Leaving Tallinn we headed east following one of the local cycle routes not sure what to expect. We discovered that Estonia is brilliant for cycling. It has well signed routes which follow quiet roads through beautiful countryside. There is an excellent network of cycle routes shown on a map available from cycle shops. It is also mainly flat and campsites are excellent value.
An Elk which crossed the road behind us.
Our plan was to follow Eurovelo 11 an international cycle route that heads south through Estonia on to Latvia and Lithuania. The route took us along the pretty northern coast by empty sandy beaches along to one of the many National Parks, Park Lahamaa. We passed huge flocks of ravens on the way. The park is home to beavers, elk, bears and even wolves. Similar to Finland there are campsites with drop loos and a tap where you can camp for free. The roads were very quiet, the few drivers considerate giving us a wide berth.
Estonia has been a free country since 1991 but there are still remnants of communist rule. Vast tenement blocks crumbling seemingly in the middle of nowhere. Other parts are far more affluent with modern summer houses and tidy villages.
We hit the 3000km mark of our route by the side of Lake Peipus the third largest lake in Europe and mainly populated by Russians. On the other side of the lake was Russia. It had a different feel to the rest of Estonia, the lake seems more like a sea as it is vast. It was lined by small wooden houses mainly single story and most had seen better days.
We came across thousands of Jackdaws in Tartu the largest city in Estonia coming home to roost.
Tallinn is the most beautiful city we have seen so far. We arrived on the short ferry ride from Helsinki to a view of the spires, towers and cupolas of the old town. We wandered into the old town in the evening , small cobbled streets filled with medieval buildings . It was hard to imagine how these had survived communism, but in the last 20 yrs of Independence most had been restored, many with plaques detailing their history from the 13th century onwards.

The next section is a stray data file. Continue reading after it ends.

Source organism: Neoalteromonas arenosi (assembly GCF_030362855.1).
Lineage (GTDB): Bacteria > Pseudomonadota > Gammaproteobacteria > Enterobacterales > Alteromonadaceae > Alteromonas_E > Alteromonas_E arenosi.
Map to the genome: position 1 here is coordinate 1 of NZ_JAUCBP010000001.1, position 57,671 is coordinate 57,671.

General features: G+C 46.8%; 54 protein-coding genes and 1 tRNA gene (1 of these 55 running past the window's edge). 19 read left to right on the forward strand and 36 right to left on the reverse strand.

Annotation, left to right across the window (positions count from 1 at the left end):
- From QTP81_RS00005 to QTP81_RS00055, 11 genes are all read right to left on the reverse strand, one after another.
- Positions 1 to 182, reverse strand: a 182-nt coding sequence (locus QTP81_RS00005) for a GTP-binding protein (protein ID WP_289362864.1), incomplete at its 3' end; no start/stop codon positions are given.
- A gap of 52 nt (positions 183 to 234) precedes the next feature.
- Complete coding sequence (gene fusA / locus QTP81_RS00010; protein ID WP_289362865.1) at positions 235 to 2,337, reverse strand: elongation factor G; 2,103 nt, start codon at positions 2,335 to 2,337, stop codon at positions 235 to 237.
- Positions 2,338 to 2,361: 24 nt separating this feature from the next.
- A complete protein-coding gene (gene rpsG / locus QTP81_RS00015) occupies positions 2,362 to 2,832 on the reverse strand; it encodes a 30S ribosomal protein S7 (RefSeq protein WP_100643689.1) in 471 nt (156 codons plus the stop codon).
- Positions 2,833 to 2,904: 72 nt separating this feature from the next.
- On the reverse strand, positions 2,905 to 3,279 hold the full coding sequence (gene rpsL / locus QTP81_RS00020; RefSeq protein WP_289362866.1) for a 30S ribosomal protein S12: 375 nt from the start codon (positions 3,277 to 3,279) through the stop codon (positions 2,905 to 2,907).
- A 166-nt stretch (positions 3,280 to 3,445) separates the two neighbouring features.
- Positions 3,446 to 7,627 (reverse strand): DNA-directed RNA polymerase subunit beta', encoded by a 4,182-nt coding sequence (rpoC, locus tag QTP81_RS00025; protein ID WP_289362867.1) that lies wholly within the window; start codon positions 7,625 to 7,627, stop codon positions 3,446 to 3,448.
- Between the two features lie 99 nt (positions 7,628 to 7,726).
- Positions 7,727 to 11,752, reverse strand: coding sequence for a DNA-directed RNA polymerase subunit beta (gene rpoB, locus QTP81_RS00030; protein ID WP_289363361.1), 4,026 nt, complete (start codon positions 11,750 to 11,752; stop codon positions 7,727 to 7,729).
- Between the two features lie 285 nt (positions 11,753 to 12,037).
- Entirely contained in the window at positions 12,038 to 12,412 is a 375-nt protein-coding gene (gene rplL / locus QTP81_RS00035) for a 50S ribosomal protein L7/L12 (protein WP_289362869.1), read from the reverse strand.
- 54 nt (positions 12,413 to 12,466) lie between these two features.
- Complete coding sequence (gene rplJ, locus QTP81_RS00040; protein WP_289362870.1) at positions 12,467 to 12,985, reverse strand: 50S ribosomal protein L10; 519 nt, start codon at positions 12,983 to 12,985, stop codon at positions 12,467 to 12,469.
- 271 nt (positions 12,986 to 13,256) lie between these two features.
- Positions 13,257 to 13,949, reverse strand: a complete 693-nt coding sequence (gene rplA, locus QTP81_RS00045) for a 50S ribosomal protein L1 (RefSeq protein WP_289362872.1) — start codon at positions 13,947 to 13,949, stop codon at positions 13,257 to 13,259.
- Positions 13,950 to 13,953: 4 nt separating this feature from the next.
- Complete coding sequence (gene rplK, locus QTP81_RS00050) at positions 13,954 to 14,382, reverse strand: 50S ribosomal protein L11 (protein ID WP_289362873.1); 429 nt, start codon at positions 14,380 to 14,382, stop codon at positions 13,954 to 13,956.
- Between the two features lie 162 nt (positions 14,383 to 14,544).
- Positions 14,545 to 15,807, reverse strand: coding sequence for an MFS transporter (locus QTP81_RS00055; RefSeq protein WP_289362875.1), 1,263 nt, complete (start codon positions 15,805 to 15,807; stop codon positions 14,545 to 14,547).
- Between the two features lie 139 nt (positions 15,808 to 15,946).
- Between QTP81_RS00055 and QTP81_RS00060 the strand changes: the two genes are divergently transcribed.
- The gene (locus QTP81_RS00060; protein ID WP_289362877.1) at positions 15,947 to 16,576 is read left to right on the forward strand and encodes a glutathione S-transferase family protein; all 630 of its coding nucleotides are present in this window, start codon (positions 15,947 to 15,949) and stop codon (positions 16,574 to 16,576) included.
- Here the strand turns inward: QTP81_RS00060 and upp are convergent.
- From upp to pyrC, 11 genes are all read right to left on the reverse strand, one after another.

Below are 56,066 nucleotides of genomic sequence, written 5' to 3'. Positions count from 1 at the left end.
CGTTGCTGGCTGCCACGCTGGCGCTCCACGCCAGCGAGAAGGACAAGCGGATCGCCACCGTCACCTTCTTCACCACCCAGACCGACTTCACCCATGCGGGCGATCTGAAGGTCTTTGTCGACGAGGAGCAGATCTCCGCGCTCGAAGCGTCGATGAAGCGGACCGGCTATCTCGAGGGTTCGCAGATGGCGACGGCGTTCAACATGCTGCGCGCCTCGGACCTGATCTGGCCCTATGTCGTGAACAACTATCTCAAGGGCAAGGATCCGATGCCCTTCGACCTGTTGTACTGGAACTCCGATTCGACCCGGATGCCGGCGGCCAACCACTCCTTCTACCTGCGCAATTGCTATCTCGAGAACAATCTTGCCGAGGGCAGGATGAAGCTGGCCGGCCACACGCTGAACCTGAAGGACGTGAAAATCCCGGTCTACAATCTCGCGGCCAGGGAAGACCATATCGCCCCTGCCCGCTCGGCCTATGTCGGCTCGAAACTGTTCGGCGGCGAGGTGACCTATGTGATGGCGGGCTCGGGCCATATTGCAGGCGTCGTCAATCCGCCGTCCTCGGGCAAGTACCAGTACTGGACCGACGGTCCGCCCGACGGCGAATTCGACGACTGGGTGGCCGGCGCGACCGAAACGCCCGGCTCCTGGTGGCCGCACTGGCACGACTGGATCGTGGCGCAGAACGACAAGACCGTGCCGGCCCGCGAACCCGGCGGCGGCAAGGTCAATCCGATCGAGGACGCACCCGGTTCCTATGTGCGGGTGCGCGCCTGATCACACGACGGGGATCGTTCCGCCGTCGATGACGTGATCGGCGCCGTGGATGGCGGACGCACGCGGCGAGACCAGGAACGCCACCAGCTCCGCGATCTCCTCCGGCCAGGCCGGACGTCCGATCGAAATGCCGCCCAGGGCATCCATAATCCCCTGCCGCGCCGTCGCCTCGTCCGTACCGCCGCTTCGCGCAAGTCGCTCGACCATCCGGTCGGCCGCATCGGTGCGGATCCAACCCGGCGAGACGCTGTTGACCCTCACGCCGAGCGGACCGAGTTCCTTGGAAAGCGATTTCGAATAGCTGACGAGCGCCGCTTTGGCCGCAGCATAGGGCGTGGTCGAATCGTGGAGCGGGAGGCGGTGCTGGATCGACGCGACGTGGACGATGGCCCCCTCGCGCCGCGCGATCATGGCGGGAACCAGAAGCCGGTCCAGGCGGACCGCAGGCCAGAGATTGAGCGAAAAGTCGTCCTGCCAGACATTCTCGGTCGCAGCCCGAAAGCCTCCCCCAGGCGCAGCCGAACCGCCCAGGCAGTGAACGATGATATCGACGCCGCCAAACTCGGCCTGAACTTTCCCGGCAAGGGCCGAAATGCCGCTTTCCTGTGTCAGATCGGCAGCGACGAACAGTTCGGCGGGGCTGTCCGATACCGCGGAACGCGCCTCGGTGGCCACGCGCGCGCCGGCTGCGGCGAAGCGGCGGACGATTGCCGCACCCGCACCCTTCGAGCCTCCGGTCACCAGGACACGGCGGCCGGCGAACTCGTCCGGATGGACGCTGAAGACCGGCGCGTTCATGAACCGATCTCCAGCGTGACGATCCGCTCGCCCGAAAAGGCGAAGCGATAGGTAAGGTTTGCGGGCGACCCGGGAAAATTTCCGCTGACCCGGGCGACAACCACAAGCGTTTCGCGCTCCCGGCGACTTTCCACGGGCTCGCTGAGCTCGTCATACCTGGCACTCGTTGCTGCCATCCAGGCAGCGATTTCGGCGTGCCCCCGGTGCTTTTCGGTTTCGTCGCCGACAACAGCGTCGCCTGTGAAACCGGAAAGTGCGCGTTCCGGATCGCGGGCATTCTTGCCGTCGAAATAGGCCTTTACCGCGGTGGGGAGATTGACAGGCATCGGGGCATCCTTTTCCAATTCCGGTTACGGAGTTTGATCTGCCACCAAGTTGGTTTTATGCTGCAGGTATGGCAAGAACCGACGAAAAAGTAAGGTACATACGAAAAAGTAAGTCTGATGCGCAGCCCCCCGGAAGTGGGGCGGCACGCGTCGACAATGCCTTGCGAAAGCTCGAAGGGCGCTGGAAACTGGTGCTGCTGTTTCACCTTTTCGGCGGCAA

The weather has become autumnal in Finland, their very short summer is over and it is time for us to start heading south. We dallied in Helsinki for a few days. It has a very different feel to Stockholm, it feels more laid back and less aspirational. The cycle routes are brilliant with great routes into the centre and cycle paths all through the city. The routes are not well signed but there is an excellent free map available so you can work out where to go.
Kiasma modern art gallery
Suomenlinna, part of the huge fort spread over 6 islands dating from the 18C
From the Aland Islands we took the route south and the ferry that took us through the islands of the Turku archipelago. The islands grew rockier with fewer trees. We stayed on Kokar, a small island approximately 8 km across, with a campsite and a shop. Then took another couple of ferries before we hit the mainland and on to Turku the main town and former capital of Finland.
Too much cycling can have a shrinking effect!
Outside the excellent Maritime Museum in Turku.
The whole area is set up for cycling with good cycle paths and lots of routes through the islands. From Turku we started heading for Helsinki along the oldest road in Finland the The Ox Road of Häme, which has been used for over a 1000yrs.
The Ox road
There are excellent cycle routes through Finland but very few signs. You need a good cycle map to make the best of them. The scale of Finland also makes planning your route important as well as there are few campsites and other forms of accommodation. We hit some major thunderstorms and were lucky to find shelter as the heavens opened.